By Matt Reese
Even if they have never hooked a walleye or basked in the sun on a Lake Erie beach, many farmers took a keen interest in today’s algal bloom forecast — especially after yesterday’s Kasich Administration announcement about new measures targeting agriculture and Lake Erie water quality.
“Compared to the last couple of years this will be a more moderate bloom than last year, or 2015 or 2011, definitely,” said Richard Stumpf, NOAA oceanographer. “But any bloom is not good. There will be scum out there but not like we saw last year.”
NOAA and its research partners predict that western Lake Erie will experience a harmful algal bloom (HAB) of cyanobacteria of a 6 on the severity index, with a range between 5 and 7.5. The severity index is based on a bloom’s biomass over a sustained period. The largest blooms, 2011 and 2015, were 10 and 10.5, respectively. Last year’s bloom had a severity of 8.
Bloom size and toxicity do not always correlate, however.
“A big question is about the toxicity and right now we can’t forecast that. It is about not only how much bloom there is but also how much toxicity the individual cells are producing. In 2014 the algae cells were producing lot of toxin and they did it earlier and that is why they had the problem in Toledo. In some years, there is much less toxin produced by the cells,” Stumpf said. “We are trying to pin down the timing too. This year it appears that the bloom is a little earlier and also the blooms tend to change through the season. So there may be a period where it is stronger and then weakens.”
As more is learned about HAB, more insights into addressing the nutrient loss situations on farms are being gained. Greg LaBarge, a CCA with Ohio State University Extension, was on hand at the algal bloom forecast event today to address questions about the role of agricultural nutrient loss and measures being taken to address those challenges.
“The big thing for us is that every acre needs to have implemented on it the 4R nutrient stewardship concepts thinking about it both from a crop production standpoint as well as an environmental standpoint. We need to keep that rate where it needs to be to produce crops and think about placement of that somewhere off the surface of the soil. We can even think about multi-year applications if we keep it off the surface,” LaBarge said. “The source, both manure and commercial fertilizer, can be managed with rates that correspond to what our agronomic need is. The other thing we need to think about is managing the water in relation to what is coming off of the field. That will be the next thing we need to do to refine and start really focusing in on those higher contributing fields and putting practices where they need to be.”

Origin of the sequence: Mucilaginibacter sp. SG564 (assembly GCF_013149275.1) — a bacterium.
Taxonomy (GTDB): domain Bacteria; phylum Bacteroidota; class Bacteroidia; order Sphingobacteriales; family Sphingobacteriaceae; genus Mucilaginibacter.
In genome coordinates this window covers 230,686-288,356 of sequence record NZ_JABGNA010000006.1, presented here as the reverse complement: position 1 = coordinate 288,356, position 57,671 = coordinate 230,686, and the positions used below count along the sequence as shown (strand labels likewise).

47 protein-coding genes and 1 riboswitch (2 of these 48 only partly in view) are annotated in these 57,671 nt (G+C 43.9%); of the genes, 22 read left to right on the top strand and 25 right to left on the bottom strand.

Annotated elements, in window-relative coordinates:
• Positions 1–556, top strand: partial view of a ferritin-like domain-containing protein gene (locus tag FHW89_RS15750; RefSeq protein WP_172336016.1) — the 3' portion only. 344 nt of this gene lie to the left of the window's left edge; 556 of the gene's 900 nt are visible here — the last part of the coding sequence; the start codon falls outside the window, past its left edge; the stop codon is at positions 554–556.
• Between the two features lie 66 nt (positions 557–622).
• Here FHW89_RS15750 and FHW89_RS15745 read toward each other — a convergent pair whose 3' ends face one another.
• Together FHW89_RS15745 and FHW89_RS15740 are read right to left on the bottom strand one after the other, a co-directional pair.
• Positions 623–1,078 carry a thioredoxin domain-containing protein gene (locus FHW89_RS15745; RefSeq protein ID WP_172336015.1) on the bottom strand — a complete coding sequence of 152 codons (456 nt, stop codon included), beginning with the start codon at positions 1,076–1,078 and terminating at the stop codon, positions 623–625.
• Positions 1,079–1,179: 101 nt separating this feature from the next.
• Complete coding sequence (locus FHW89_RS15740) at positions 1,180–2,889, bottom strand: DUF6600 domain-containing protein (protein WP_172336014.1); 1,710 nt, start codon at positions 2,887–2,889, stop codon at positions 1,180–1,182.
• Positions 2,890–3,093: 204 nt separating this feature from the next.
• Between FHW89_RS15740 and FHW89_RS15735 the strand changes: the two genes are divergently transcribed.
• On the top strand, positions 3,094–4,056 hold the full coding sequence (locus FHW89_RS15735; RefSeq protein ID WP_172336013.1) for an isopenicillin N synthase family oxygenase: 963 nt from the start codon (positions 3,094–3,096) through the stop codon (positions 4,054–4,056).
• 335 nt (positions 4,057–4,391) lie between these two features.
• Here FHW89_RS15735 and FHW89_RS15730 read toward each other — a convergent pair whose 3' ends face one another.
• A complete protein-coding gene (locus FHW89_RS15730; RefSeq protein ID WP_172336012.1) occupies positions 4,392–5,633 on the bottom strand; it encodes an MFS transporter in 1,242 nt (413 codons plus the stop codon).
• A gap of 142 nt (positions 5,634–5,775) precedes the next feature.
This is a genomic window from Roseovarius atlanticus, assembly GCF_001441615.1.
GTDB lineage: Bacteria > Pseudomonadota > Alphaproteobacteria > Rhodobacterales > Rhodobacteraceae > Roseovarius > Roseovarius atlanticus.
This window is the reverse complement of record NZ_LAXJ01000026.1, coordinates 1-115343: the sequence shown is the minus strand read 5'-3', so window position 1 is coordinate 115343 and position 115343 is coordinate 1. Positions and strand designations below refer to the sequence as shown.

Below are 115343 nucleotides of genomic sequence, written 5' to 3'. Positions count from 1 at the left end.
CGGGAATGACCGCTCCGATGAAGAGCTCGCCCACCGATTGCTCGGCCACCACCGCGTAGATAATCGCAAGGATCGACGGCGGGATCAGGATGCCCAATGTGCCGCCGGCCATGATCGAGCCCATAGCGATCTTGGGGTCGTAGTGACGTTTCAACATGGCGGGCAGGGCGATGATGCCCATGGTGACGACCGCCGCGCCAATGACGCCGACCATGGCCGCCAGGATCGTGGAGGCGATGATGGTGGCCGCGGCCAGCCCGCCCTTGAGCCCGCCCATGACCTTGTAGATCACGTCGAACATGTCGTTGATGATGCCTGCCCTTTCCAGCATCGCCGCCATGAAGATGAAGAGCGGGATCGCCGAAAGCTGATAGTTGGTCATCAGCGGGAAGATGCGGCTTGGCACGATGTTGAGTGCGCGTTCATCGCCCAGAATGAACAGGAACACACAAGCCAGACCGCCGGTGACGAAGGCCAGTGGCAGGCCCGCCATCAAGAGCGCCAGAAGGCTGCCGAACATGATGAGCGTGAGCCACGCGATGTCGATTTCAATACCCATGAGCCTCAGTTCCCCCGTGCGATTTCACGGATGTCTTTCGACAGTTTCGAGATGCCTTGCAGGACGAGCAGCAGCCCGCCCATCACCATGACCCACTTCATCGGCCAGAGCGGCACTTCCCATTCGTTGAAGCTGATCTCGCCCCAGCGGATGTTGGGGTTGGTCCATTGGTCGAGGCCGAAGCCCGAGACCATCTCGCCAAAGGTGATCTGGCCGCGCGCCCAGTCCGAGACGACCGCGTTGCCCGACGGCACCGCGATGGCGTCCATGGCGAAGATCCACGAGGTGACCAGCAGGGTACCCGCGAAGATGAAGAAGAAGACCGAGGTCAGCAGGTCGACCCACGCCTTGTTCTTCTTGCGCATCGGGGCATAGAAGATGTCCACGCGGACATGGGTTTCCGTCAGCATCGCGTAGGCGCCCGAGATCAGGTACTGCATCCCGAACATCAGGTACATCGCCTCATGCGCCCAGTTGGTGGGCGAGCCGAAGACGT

Today’s Lake Erie forecast is part of a NOAA ecological forecasting initiative that aims to deliver accurate, relevant, timely and reliable ecological forecasts directly to coastal resource managers and the public. Rainfall from March through July is one of the factors considered in several models used for predicting the algal bloom.
“The rain drives the runoff which produces the loads in the rivers. So if you have a particularly wet spring you have a higher load of phosphorus going into rivers, which go into the Lake. It was wet in May and sort of average in March and April and June was intense then dry then intense then dry,” Stumpf said. “When it was intense it seemed bad, but it averaged out overall. We actually had a fairly average year for total rainfall, just not average every month. We don’t look at the rainfall intensity. We look at what ends up in the rivers. The rainfall gives us an indication, but we are ultimately looking at what goes in the rivers.”
Warm temperatures did give the HAB a head start this year, which is being closely watched by researchers. In recent years, visible blooms have not appeared until late July or early August. This year, Lake Erie’s western basin warmed almost two weeks earlier than usual, reaching 70 degrees the last week of May, leading to the appearance of a small bloom.
“This early start does not change the forecast severity, because the bloom is determined by the amount of phosphorus that goes into the water,” Stumpf said.
And, like everyone else listening to today’s forecast, Stumpf is hoping for solutions.
“Lake Erie is Ohio’s Lake. Everybody enjoys the Lake and from what I have seen, the agricultural community wants to help,” he said. “Once we figure out the right way to address this, let’s go and get it done.”